Families of four of the six workers killed last year in a grain-dust explosion in Atchison, Kan., have filed wrongful-death lawsuits in state court against Bartlett Grain Co. LP. The lawsuits name Bob Knief, a Bartlett senior vice president at the time, and other Bartlett employees as Defendants. The cases were brought on behalf of four of the employees who were killed, all of whom were in their early 20s, in state court. The young men were all killed in the explosion on Oct. 29, 2011. Two other workers killed in the explosion — grain inspectors — were not named in this suit. It was alleged in the suit that Knief and other unnamed Bartlett employees “issued directives that displayed a knowing or voluntary disregard” for the safety and health of the workers who were killed.
The allegations are similar to charges made in April by federal safety officials, who accused Bartlett of willfully ignoring workplace rules before the explosion. They also proposed $406,000 in fines. Secretary of Labor Hilda Solis said at the time that the “deaths of these six workers could have been prevented had the grain elevator’s operators addressed hazards that are well-known in this industry.” In April, Knief, now Bartlett’s president, said that the government’s allegations were “flawed,” and he said he took “extreme exception” to charges that any workplace violations were willful, as the government alleged.
The company has contested the proposed fines and will make its case in an administrative hearing. The company has now issued a statement very much like the one it issued after the incident. It added that “we continue to believe that Bartlett employees acted reasonably and appropriately at all times.” The lawsuits allege that the elevator was at or near capacity at the time of the explosion and that daily train transfers were required to keep the elevator operating. According to the families, workers were routinely required to work 60 to 80 hours a week.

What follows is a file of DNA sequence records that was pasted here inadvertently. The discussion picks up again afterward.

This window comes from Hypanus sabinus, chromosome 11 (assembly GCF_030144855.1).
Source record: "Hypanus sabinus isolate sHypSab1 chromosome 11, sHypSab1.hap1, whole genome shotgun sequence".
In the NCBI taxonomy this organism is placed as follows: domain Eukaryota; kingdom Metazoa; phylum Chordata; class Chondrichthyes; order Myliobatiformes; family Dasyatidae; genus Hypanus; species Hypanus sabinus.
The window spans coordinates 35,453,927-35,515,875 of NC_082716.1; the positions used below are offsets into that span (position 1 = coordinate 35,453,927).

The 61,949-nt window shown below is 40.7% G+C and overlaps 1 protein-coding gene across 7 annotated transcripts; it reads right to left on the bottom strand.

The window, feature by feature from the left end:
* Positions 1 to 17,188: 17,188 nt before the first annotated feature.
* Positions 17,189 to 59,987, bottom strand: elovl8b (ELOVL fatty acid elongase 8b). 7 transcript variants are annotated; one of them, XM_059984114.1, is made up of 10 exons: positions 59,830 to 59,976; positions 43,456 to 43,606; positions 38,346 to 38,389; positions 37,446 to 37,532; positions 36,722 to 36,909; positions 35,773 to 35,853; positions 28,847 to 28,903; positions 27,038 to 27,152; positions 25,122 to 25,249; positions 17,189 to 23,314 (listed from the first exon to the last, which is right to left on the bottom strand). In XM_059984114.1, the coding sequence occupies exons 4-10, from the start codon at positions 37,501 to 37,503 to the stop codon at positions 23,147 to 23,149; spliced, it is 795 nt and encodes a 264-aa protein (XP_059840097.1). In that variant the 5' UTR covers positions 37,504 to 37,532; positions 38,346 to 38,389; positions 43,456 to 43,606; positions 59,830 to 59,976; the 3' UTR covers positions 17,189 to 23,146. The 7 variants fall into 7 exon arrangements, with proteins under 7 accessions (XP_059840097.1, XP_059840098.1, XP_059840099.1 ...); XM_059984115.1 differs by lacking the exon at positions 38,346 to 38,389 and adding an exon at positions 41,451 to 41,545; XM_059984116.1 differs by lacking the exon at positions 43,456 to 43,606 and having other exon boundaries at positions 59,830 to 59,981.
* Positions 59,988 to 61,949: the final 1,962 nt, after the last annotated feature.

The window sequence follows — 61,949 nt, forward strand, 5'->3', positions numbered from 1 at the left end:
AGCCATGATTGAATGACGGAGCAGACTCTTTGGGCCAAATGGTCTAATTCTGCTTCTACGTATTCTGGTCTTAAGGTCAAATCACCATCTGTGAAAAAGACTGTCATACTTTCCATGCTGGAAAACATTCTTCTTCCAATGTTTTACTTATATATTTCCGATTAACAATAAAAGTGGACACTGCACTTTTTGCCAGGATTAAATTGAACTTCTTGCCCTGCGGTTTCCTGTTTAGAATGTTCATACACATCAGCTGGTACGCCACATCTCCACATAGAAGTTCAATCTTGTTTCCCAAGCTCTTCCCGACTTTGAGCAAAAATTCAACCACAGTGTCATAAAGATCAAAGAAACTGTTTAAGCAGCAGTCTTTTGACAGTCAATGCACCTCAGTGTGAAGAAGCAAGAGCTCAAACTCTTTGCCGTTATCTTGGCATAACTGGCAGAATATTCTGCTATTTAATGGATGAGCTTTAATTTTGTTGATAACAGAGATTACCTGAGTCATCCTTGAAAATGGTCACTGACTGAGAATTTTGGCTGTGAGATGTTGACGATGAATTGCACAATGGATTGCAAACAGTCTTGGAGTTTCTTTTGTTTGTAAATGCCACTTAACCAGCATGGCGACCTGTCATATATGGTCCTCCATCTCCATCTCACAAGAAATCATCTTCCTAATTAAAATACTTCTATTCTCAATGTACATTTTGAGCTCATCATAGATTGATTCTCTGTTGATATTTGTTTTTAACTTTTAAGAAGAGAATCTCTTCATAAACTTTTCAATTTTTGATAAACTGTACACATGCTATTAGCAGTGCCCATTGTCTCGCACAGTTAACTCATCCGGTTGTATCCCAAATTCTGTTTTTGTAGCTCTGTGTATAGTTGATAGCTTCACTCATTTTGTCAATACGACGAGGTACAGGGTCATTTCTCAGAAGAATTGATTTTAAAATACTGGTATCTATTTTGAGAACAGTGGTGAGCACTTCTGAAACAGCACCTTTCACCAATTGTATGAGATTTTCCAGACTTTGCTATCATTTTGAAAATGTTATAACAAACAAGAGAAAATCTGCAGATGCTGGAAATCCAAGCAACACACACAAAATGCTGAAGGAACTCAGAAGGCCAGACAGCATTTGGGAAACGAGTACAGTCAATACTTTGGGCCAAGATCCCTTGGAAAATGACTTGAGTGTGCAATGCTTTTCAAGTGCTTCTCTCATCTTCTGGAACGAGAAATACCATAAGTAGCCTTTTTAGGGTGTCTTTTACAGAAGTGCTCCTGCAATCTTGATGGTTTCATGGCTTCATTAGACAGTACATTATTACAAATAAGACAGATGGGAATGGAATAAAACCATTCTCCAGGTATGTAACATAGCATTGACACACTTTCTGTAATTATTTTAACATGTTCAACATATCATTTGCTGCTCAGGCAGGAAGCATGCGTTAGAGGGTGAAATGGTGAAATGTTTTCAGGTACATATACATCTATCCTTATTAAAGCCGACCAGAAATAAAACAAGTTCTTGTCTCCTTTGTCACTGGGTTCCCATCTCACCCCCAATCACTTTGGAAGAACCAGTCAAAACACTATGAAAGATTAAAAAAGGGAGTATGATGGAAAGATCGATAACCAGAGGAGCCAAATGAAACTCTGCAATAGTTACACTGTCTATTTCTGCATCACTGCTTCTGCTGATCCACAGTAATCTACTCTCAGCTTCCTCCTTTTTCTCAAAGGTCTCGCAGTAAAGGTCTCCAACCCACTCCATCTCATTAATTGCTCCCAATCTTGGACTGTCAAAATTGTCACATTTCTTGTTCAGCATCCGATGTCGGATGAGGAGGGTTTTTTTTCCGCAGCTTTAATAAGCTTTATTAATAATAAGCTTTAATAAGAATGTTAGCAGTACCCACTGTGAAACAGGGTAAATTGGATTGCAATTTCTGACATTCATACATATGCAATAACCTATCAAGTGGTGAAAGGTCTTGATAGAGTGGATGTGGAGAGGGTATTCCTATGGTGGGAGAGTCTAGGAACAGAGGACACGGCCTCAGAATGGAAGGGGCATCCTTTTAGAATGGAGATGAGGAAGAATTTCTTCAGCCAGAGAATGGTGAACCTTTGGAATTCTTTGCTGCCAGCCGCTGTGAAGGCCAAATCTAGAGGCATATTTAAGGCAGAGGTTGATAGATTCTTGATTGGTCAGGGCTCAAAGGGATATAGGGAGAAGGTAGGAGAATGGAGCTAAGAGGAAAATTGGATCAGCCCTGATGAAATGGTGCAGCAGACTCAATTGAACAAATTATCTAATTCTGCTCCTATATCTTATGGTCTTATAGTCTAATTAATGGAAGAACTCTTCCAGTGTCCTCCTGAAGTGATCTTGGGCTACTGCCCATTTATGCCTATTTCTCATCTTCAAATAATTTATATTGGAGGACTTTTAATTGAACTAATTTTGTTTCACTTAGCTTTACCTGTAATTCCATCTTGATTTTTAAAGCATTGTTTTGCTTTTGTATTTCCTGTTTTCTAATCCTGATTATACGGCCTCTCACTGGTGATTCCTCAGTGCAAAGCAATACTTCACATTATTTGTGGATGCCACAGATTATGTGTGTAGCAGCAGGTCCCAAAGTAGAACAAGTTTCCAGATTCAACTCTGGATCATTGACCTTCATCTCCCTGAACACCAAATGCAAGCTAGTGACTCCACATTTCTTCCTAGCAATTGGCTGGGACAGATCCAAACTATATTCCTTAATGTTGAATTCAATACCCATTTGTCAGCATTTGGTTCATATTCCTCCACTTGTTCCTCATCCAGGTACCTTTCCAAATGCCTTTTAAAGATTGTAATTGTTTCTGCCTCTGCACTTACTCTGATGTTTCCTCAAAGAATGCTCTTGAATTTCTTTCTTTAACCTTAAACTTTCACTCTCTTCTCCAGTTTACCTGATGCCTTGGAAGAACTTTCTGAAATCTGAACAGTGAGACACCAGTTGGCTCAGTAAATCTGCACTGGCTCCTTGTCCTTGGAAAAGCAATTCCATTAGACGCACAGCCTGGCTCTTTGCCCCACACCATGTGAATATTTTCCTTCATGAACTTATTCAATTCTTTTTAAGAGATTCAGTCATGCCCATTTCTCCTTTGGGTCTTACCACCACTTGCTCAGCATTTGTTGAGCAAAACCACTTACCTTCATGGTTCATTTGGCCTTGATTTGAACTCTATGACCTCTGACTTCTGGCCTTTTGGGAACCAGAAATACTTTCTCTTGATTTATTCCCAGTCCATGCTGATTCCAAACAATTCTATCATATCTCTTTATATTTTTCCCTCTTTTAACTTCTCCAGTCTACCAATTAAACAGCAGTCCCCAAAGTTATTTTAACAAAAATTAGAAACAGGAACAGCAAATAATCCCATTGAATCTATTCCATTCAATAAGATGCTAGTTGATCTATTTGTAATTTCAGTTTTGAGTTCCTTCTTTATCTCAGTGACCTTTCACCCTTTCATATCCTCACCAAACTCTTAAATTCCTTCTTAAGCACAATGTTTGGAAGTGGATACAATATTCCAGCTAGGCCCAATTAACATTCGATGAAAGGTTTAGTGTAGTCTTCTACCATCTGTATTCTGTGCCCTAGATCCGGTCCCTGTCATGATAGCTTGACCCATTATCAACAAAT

In addition, the families allege that the elevator had no emergency action plan or adequate alarm system and workers were not properly trained to get rid of the combustible dust that led to the explosion. It is alleged further that dust cleaning practices and electrical connections at the plant were unsafe and inadequate. About a month before the lawsuit was filed, Bartlett sent the victims’ families a letter informing them of a memorial the company planned to build in Atchison to remember the six dead. The memorial plan has drawn criticism from the family of at least one victim. They believe building a memorial may be a good thing, but compensating the families is much more important. I totally agree!
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